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Google’s Wave is building off the enterprise shore

An ad supported version of Wave with voice, video, content processing and search functions might be quite appealing to SharePoint customers staggering under the headcount and infrastructure cost of an aging SharePoint system. Google doesn’t have to "kill SharePoint" in the way that Microsoft has to "kill Google Web search." Google need only inflict a minor revenue wound. Google’s other enterprise products need only inflict minor revenue bleeding from the Google Search Appliance, Google Apps and Google Maps to slow and possibly hobble the Microsoft giant.

Wave is just one more Google thrust to weaken Microsoft SharePoint’s grip in the enterprise. Unlike Microsoft, Google does not go after a market head-on, as Microsoft is doing with Bing, the Web search system. Google prefers to implement a strategy that I characterize as surround and seep. The idea is to make a platform that is robust and stable available. Developers can build what they want on the platform. If developers create products that work for a segment of the Internet market, Google calculates that some organizations will want to tap into those functions and services as well.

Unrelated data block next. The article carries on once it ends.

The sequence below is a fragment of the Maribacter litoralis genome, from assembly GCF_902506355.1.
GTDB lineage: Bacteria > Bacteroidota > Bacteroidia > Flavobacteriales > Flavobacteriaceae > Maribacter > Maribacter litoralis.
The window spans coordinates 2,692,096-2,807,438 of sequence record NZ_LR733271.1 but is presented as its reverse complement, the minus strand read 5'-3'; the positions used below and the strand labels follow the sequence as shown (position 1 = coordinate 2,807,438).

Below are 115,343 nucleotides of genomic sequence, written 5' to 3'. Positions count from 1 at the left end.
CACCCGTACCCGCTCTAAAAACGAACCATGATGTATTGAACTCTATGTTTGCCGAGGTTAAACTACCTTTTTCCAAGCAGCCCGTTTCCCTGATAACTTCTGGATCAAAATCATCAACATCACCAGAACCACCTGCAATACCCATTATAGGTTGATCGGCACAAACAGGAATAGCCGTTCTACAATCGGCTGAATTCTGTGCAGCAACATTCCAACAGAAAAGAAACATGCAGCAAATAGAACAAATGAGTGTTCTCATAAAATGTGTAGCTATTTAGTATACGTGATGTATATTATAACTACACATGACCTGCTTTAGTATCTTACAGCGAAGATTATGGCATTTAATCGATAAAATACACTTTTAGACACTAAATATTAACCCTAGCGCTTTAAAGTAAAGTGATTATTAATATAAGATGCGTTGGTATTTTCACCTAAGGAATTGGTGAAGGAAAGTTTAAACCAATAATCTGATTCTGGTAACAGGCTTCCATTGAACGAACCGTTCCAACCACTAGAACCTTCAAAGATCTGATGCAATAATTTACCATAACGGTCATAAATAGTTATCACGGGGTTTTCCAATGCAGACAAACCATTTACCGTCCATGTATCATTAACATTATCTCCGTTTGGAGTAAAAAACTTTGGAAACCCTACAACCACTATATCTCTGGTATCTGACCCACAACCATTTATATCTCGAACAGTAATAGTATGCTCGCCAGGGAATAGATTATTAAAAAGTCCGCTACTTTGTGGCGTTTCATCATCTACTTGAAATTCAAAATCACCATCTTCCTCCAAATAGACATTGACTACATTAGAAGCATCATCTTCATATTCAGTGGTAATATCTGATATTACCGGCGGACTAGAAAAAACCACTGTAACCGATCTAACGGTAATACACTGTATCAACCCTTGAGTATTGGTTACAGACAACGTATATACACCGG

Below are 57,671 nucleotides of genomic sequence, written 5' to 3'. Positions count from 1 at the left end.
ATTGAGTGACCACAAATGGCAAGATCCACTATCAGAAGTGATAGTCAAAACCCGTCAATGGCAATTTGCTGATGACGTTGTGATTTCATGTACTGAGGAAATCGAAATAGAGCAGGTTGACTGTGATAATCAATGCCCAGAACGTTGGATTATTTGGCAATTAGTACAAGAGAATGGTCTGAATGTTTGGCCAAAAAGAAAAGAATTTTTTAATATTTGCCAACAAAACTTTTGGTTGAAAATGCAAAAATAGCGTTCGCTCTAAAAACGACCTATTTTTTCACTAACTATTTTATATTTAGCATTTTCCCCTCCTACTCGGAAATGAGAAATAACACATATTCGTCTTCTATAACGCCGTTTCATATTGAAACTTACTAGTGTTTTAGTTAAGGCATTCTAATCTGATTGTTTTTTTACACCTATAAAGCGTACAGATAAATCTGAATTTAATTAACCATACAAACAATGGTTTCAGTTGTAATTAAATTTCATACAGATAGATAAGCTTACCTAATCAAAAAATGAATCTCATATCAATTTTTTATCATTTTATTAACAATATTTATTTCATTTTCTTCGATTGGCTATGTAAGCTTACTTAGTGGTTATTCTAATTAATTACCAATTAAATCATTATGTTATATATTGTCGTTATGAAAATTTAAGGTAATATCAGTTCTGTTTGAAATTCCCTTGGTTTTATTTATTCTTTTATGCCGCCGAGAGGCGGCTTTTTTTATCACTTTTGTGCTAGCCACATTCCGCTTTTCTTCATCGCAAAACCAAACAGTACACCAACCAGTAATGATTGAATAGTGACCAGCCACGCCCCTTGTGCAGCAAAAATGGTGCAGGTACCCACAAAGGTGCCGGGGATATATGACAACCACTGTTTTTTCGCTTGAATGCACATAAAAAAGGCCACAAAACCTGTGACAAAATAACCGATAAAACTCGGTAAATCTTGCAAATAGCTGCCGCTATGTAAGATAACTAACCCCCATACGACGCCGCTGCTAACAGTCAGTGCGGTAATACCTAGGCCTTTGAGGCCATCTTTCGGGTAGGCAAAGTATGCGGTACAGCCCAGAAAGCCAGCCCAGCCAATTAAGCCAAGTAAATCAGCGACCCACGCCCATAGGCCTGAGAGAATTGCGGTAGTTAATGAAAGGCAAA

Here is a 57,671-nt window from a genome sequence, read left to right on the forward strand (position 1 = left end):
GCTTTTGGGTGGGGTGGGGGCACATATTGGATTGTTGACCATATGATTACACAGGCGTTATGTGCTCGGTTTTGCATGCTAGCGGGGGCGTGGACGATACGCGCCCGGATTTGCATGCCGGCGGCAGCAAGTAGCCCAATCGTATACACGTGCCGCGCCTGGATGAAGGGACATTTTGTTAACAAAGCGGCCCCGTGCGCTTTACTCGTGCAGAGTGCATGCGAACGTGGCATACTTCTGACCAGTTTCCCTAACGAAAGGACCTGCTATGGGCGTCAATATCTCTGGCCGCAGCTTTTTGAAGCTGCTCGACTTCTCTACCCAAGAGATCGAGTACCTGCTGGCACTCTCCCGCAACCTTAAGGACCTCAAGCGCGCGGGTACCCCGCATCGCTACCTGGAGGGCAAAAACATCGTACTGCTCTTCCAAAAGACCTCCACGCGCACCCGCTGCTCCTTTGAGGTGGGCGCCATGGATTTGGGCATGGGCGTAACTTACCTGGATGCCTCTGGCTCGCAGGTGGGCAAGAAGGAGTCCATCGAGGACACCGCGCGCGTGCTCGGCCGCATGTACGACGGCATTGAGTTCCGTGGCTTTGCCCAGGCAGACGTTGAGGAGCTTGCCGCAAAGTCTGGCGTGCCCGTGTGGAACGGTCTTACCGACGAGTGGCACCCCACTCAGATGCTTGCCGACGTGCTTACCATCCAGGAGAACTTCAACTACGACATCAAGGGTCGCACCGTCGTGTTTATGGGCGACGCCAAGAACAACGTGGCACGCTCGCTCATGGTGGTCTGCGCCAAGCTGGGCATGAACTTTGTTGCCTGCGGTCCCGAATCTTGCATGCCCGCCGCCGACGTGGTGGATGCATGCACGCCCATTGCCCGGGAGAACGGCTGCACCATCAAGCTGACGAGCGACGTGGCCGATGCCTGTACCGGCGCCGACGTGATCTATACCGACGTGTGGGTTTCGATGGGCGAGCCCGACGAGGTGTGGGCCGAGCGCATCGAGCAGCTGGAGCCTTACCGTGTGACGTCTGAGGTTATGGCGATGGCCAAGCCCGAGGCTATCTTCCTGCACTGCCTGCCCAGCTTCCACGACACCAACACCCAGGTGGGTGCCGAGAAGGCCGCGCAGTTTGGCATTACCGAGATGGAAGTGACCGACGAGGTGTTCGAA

I have documented that approach in enterprise search, where Google has become the de facto yardstick against which enterprise search is measured. Google Maps have moved from the boring world of two-dimensional representations to the dynamic and interactive world of Google Earth. Military organizations with which I am familiar think of maps as "Google Maps."

Now Google wants Wave to splash into the enterprise in the same way. If successful, Google wants to first soak the sneakers of the SharePoint crowd and then force some SharePoint customers to ride the Google Wave.

Will it work? Too soon to tell, of course, but the surf is up in the enterprise market. When Wave crashes into SharePoint, I want to be away from the storm. More information about Google’s advanced technologies appears in Google: The Digital Gutenberg.

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